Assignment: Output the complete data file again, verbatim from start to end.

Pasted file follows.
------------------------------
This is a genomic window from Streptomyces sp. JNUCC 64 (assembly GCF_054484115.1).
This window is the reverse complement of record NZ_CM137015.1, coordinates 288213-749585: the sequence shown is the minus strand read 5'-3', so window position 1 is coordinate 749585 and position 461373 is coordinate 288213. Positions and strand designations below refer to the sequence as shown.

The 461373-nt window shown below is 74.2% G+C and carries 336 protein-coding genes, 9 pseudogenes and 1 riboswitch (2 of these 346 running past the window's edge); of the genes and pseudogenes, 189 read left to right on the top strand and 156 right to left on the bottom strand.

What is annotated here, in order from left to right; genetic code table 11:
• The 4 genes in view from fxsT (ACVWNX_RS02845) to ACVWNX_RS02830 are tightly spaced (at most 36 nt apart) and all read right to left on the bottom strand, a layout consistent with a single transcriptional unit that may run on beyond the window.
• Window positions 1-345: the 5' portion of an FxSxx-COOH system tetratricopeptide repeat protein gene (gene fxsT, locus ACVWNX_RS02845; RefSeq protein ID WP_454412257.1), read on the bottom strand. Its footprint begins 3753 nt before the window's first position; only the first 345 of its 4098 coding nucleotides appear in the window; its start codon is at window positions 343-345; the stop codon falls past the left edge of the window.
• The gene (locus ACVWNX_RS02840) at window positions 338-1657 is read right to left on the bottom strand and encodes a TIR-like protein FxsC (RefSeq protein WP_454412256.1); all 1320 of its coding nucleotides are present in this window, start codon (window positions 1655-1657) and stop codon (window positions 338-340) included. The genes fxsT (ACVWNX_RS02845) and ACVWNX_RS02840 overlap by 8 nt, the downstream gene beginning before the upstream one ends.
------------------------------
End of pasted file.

This is a genomic window from Streptomyces sp. JNUCC 64 (assembly GCF_054484115.1).
This window is the reverse complement of record NZ_CM137015.1, coordinates 288213-749585: the sequence shown is the minus strand read 5'-3', so window position 1 is coordinate 749585 and position 461373 is coordinate 288213. Positions and strand designations below refer to the sequence as shown.

The 461373-nt window shown below is 74.2% G+C and carries 336 protein-coding genes, 9 pseudogenes and 1 riboswitch (2 of these 346 running past the window's edge); of the genes and pseudogenes, 189 read left to right on the top strand and 156 right to left on the bottom strand.

What is annotated here, in order from left to right; genetic code table 11:
• The 4 genes in view from fxsT (ACVWNX_RS02845) to ACVWNX_RS02830 are tightly spaced (at most 36 nt apart) and all read right to left on the bottom strand, a layout consistent with a single transcriptional unit that may run on beyond the window.
• Window positions 1-345: the 5' portion of an FxSxx-COOH system tetratricopeptide repeat protein gene (gene fxsT, locus ACVWNX_RS02845; RefSeq protein ID WP_454412257.1), read on the bottom strand. Its footprint begins 3753 nt before the window's first position; only the first 345 of its 4098 coding nucleotides appear in the window; its start codon is at window positions 343-345; the stop codon falls past the left edge of the window.
• The gene (locus ACVWNX_RS02840) at window positions 338-1657 is read right to left on the bottom strand and encodes a TIR-like protein FxsC (RefSeq protein WP_454412256.1); all 1320 of its coding nucleotides are present in this window, start codon (window positions 1655-1657) and stop codon (window positions 338-340) included. The genes fxsT (ACVWNX_RS02845) and ACVWNX_RS02840 overlap by 8 nt, the downstream gene beginning before the upstream one ends.